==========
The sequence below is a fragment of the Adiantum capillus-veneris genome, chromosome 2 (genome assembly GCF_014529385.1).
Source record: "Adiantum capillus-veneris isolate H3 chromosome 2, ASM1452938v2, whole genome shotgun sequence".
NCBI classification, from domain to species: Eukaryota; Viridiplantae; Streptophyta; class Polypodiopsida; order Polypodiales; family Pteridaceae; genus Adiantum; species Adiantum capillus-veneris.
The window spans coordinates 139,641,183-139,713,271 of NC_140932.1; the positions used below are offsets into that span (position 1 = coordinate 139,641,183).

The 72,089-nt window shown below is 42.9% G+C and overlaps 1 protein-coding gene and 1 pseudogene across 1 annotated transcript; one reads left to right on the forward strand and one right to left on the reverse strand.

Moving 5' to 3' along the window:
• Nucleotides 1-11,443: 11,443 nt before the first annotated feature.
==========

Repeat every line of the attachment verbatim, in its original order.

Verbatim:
The sequence below is a fragment of the Adiantum capillus-veneris genome, chromosome 2 (genome assembly GCF_014529385.1).
Source record: "Adiantum capillus-veneris isolate H3 chromosome 2, ASM1452938v2, whole genome shotgun sequence".
NCBI classification, from domain to species: Eukaryota; Viridiplantae; Streptophyta; class Polypodiopsida; order Polypodiales; family Pteridaceae; genus Adiantum; species Adiantum capillus-veneris.
The window spans coordinates 139,641,183-139,713,271 of NC_140932.1; the positions used below are offsets into that span (position 1 = coordinate 139,641,183).

The 72,089-nt window shown below is 42.9% G+C and overlaps 1 protein-coding gene and 1 pseudogene across 1 annotated transcript; one reads left to right on the forward strand and one right to left on the reverse strand.

Moving 5' to 3' along the window:
• Nucleotides 1-11,443: 11,443 nt before the first annotated feature.